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The MSBA Student’s Introduction to Python Programming

March 23, 2020
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Python might sound as frightening as its namesake, but don’t worry. It can actually be the tool that sets you on a new career path. With more data available than ever before, there’s a real need for professionals who understand how to use today’s technology.

That’s why a Python and R prep course is an essential part of the Online Master of Science in Business Analytics (MSBA) program at Seattle University. Students learn the basics of these programs before learning how to apply them to data analytics. Tools like Python are essential for smart, data-driven businesses, the same ones looking for graduates who know how to integrate today’s powerful analytical tools with expert business acumen. But first you’ll need to know what Python is.

Why We Use Python

First, Python is just one of many programming languages. Much like Java or C, Python has the ability to perform a multitude of functions, but it has become particularly popular for business analysts and data scientists.

But why Python in particular? First, it’s a much more straightforward “language” to use than others. Its syntax is more similar to how people actually speak than other lower-level programming languages. When the program is written into the code, it also runs it, meaning it’s able to make numerous important decisions while establishing complex parameters. This makes it easier to catch errors, because with other languages, programmers need to have that established ahead of time.1

Python is easy for amateurs to pick up and put to use. The program is built to work for a number of different uses, and even in beginner projects, you won’t need a computer science degree to make it through. Python also requires fewer lines of code to perform an action, in spite of the fact it’s flexible enough to complete many different applications.

In summary, building in Python means saving time and money in data construction, reinforcing its popularity in business analytics circles. Nearly 90 percent of data scientists use Python in their current jobs, while more than 60 percent of data science jobs include a Python mention.2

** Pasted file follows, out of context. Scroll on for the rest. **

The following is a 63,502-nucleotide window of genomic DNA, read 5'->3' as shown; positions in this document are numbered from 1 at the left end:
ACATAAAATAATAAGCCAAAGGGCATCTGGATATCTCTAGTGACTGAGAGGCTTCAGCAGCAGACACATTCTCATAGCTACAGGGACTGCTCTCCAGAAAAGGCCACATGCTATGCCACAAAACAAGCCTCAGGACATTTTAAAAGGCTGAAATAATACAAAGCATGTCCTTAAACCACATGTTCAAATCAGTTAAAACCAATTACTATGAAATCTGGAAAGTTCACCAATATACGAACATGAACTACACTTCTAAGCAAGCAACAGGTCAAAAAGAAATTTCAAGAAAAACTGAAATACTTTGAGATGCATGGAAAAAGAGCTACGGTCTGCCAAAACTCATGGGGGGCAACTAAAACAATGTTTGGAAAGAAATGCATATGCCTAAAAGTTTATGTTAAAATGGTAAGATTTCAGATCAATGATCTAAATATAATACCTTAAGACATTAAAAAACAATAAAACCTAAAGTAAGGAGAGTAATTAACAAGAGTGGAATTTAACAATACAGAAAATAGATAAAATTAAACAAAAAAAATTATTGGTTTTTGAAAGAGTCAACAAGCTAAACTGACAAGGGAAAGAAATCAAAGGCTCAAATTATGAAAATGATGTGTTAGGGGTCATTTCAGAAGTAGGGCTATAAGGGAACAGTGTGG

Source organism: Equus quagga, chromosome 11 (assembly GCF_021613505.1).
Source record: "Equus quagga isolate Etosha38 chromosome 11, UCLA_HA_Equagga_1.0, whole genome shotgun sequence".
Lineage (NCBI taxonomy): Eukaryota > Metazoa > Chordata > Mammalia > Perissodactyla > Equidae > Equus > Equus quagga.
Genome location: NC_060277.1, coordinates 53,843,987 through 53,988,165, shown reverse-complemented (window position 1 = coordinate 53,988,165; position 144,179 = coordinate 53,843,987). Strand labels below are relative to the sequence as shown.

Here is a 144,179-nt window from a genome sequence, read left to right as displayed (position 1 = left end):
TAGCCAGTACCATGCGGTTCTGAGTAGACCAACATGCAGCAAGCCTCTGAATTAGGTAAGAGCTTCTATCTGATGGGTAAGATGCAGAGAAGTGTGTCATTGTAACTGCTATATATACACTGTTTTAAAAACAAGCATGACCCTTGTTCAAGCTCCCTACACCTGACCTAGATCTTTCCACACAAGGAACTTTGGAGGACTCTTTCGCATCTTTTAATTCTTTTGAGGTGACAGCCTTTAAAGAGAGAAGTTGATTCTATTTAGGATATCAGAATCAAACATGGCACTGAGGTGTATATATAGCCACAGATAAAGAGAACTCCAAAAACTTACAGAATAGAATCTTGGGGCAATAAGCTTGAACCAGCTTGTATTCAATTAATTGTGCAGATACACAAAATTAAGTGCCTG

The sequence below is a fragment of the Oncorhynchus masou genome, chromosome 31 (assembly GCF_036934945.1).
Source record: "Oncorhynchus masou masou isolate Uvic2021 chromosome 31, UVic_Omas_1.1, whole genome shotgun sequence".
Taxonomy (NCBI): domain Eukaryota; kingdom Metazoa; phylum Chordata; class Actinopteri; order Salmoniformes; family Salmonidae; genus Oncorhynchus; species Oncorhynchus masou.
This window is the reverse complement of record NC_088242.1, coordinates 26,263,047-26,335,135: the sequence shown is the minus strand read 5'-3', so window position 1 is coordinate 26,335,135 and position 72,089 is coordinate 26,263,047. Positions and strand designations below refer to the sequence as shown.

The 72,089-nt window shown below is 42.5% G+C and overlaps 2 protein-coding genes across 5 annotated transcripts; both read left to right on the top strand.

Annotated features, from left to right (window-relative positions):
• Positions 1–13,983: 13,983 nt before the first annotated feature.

What is pandas?

To understand Python, it’s essential to understand the community that’s built around it. Launched nearly 30 years ago, Python is an open-source program, meaning anyone can get into the code to make updates or adjust the function.

Python is able to simplify the work process by using several devices to store and rapidly bring back lines of code. Those chunks of code are divided up into modules (a single Python file), packages (denoted collection or directory of modules), and libraries (both modules and packages that are similarly coded). These modules act as the building blocks of the language, while the packages use these blocks to complete common but complicated functions.

This is where the dedicated community helps set Python apart: In addition to its standard library, Python has many more libraries that meet different needs of different programmers. For example, pandas, Matplotlib, and Requests are useful tools in understanding datasets, data visualization, machine learning, and artificial learning:

  • Pandas: Ideal for data scientists, this library tries to make massive, structured data sets easier, faster, and more natural to work with3
  • Matplotlib: For those who need to translate and share data and its value to others, this library creates publication-quality visuals from complicated data4
  • Requests: Need to send HTTP/1/1 requests? This library automates the creation of query string to transmit data in a URL5

For those on the outskirts of the programming world, being able to easily pull modules, packages, and libraries is a massive help along the community of developers and programmers who are happy to offer support.

Reading the Program (and the Room)

Chances are, most are more familiar with programs like Microsoft Excel and Google Sheets to help them analyze data. While useful for many tasks and easily available, both programs tend to be too limited in their functionality, both in terms of handling large sets of data and in creating charts and data visualization. This is where programming languages like Python can come in, and help make the case for data as a true business tool.

Seattle University’s Online MSBA program provides students with strong communication and visualization skills, because it’s essential for a business leader to be able to share their strategies and effectively communicate their importance.

Embracing Python is one of the first steps to being an action-oriented leader. At Albers, students will learn additional programming tools like R, Apache Hadoop and Spark, and SQL that will help set them on the road to success. Those technical skills are the starting point to understanding, interpreting, and acting on data analysis. Learn more about the programming and analytical skills students gain in our online curriculum.

  1. Retrieved on February 21, 2020, from medium.com/@haydnjmorris/page-2-dynamically-typed-vs-statically-typed-languages-e507ac463496
  2. Retrieved on February 21, 2020, from techrepublic.com/article/why-python-is-the-real-language-of-data-science-not-r
  3. Retrieved on February 21, 2020, from pypi.org/project/pandas
  4. Retrieved on February 21, 2020, from matplotlib.org
  5. Retrieved on February 21, 2020, from 2.python-requests.org//en/master/user/quickstart